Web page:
Living the American Dream

The Queen of Versailles started off as a documentary about self-made billionaires David and Jacqueline Siegel, and their extraordinary quest to build a 90,000 sq. ft. mansion in the style of the chateau in Ile-de-France and the Paris Hotel in Las Vegas. But when the 2008 financial crash shook the foundation of their time-share company, Westgate Resorts, the film became about a family forced to adapt their lifestyle and battle hardship.

At the end of the screening the audience showed their appreciation with a rousing round of applause. Then Greenfield explained how she had stumbled upon the story whilst photographing Donatella Versace for Elle magazine.

“I had been working on my photography, on a project about wealth and consumerism and the American dream for many years . . . and was interested specifically in this connection between the American dream and home ownership. And so when Jacquie said she was building the biggest house in America that was exciting for me.”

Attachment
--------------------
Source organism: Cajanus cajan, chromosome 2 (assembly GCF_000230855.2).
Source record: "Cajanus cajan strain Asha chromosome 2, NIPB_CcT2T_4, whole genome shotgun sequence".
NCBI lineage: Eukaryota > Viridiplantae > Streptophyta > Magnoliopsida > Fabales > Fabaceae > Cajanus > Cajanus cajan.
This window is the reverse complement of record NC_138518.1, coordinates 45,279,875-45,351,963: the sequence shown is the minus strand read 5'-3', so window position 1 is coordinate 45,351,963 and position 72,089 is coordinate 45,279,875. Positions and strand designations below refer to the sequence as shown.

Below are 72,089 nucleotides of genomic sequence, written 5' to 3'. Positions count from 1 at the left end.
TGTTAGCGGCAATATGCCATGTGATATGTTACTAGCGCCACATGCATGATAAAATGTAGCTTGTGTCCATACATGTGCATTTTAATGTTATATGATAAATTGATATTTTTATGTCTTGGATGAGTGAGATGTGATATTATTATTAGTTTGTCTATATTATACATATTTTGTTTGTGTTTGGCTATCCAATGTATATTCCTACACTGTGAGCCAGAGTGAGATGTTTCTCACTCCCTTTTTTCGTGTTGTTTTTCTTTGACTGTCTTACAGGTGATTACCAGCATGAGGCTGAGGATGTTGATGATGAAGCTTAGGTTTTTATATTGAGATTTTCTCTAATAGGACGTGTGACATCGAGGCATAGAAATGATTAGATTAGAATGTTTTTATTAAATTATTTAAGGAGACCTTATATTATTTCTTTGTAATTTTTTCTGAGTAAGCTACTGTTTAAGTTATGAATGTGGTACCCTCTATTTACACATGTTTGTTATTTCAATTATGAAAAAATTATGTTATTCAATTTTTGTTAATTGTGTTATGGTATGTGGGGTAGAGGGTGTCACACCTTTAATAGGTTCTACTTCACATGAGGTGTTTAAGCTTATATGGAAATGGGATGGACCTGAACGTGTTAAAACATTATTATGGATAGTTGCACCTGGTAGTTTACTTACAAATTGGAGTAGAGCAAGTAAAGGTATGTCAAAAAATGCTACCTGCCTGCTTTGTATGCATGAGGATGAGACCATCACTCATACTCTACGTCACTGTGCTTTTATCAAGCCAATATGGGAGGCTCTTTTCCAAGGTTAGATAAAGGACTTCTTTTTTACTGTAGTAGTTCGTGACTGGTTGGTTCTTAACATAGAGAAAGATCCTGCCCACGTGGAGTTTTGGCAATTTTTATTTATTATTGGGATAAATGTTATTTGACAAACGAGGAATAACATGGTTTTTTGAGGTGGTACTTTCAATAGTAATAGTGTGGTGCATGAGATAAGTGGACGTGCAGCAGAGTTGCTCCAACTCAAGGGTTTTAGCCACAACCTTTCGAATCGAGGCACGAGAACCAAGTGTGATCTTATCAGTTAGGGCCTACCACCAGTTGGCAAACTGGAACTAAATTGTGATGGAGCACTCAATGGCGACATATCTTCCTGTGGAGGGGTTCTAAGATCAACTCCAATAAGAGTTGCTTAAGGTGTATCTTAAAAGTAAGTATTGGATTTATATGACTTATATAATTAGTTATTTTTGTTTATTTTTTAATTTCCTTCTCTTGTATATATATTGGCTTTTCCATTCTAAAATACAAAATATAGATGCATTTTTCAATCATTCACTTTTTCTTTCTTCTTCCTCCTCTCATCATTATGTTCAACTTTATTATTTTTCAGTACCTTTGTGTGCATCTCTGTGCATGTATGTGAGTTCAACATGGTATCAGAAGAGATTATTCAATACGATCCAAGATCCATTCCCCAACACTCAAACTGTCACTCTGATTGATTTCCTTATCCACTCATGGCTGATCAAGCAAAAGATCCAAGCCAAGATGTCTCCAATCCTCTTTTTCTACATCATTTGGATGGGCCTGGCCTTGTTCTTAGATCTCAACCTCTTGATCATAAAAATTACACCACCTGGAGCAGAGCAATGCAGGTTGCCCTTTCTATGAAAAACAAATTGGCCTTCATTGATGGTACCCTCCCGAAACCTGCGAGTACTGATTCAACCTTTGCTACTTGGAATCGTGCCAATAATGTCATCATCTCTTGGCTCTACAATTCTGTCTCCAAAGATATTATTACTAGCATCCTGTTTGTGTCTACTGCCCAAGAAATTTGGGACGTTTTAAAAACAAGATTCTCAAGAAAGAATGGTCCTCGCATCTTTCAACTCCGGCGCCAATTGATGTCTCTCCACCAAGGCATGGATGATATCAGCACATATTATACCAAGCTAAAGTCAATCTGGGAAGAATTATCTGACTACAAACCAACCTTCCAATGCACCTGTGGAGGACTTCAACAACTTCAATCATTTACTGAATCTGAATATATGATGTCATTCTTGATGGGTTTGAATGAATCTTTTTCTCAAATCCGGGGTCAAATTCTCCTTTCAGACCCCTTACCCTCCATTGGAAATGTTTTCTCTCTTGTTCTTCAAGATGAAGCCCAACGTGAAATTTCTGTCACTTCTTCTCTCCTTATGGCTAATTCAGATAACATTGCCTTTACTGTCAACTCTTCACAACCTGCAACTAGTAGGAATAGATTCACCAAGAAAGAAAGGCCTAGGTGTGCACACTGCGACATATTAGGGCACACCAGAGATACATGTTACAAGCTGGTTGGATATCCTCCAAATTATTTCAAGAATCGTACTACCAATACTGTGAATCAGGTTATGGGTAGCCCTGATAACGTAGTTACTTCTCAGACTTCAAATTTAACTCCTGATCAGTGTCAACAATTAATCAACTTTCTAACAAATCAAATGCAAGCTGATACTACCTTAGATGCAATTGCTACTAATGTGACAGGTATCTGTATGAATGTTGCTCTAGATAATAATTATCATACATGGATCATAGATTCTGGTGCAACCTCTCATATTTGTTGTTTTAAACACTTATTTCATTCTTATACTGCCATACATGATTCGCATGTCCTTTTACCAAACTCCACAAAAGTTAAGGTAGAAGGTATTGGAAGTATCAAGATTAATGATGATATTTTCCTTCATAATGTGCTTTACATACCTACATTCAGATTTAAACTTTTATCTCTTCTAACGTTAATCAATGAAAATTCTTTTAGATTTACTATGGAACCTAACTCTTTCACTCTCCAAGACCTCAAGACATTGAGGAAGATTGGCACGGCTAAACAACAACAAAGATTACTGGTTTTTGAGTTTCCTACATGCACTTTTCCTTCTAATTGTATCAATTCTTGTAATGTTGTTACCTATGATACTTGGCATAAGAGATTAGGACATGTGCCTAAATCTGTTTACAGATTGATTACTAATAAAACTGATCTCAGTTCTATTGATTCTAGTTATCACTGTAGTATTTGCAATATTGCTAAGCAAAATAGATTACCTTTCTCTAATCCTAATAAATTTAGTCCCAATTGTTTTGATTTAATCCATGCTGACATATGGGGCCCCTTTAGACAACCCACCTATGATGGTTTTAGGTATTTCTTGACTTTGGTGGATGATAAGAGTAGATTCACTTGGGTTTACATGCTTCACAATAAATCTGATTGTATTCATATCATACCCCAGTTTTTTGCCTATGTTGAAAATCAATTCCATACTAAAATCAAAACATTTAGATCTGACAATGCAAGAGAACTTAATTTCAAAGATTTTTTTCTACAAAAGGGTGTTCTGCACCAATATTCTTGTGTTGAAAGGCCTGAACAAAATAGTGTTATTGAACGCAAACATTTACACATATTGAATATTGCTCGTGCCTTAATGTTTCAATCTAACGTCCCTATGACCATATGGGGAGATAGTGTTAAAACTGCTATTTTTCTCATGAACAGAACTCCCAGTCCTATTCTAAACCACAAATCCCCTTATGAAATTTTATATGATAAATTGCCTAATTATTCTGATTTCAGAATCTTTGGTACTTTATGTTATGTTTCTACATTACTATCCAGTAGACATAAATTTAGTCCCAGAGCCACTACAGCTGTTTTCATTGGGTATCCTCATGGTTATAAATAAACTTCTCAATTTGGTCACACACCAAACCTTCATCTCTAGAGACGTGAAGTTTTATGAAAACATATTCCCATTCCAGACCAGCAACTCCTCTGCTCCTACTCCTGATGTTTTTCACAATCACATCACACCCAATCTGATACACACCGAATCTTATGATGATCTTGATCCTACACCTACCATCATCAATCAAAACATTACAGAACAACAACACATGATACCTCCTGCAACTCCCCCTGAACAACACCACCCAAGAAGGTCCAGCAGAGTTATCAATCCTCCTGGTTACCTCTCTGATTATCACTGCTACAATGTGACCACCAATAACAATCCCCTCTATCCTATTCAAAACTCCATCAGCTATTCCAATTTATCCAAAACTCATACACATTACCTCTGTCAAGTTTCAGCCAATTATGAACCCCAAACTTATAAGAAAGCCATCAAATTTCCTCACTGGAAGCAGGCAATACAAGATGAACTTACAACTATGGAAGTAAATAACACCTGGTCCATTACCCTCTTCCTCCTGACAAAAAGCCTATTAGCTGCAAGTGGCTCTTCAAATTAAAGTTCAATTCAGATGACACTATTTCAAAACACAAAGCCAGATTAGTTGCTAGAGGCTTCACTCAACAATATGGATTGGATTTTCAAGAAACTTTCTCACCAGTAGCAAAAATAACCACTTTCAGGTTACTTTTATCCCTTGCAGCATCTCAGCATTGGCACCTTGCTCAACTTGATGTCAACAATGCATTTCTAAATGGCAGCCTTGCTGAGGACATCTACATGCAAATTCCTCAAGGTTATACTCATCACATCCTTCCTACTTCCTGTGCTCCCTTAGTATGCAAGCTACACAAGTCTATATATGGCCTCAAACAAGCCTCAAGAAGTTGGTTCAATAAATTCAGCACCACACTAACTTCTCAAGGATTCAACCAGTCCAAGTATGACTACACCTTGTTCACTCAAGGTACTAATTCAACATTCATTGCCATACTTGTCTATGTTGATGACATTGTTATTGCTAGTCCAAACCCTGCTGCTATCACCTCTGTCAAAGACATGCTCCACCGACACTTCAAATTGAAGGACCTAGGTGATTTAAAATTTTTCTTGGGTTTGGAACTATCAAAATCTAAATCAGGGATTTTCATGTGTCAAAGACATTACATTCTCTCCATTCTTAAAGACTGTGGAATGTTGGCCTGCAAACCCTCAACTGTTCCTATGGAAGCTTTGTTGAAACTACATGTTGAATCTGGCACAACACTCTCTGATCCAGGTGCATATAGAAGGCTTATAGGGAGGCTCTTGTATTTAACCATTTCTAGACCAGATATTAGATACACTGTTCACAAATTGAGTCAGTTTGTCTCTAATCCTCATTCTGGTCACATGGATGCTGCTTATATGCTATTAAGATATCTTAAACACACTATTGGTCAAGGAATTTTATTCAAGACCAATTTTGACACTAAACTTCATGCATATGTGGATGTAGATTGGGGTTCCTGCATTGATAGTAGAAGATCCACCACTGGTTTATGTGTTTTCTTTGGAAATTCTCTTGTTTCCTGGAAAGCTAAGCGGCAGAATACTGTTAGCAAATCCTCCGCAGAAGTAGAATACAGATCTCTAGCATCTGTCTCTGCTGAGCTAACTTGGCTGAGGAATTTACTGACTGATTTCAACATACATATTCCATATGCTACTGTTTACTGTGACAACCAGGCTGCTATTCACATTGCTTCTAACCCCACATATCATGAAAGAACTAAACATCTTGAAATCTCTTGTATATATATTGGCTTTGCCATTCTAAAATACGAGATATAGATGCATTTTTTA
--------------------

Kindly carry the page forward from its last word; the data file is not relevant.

She described how the film took a turn when the Siegels were forced to put their dream house on the market.

“It became clear that their story was a kind of super-sized version of what so many people had gone through in the financial crisis.”

An audience member wanted to know how much time she had spent with the family and how long it took to gain their trust.

“We filmed it in 10 trips – it was about 70 days altogether. . . . In the first scene . . . you see how Jacquie is presenting for camera and her poses and she has full makeup and . . . David is boastful . . . and he is sitting on the throne. And as the film progresses the interviews really change. . . . They become more and more real and more and more honest.”

Greenfield attributes the success of the film to the family’s ability to live honestly in front of the camera. The audience complimented her on the richness of the images and asked what she was aiming for in the aesthetics of the film.

“I feel like it’s the first film where I was able to bring the aesthetics and sociological voice of my photography to the film medium. . . . I worked really closely with the DP (director of photography).”

The audience also wanted to find out about the Siegels’ reaction to the film.

“A week before the film premiered at Sundance, David Siegel sued myself and Sundance for defamation . . . based on the Sundance press release that called it a ‘riches to rags’ story – without realising that that was a quote from him.”

Greenfield explained that the lawsuit was unsuccessful. Jacqueline, she said, has been supporting and promoting the movie.

The film is now available on DVD.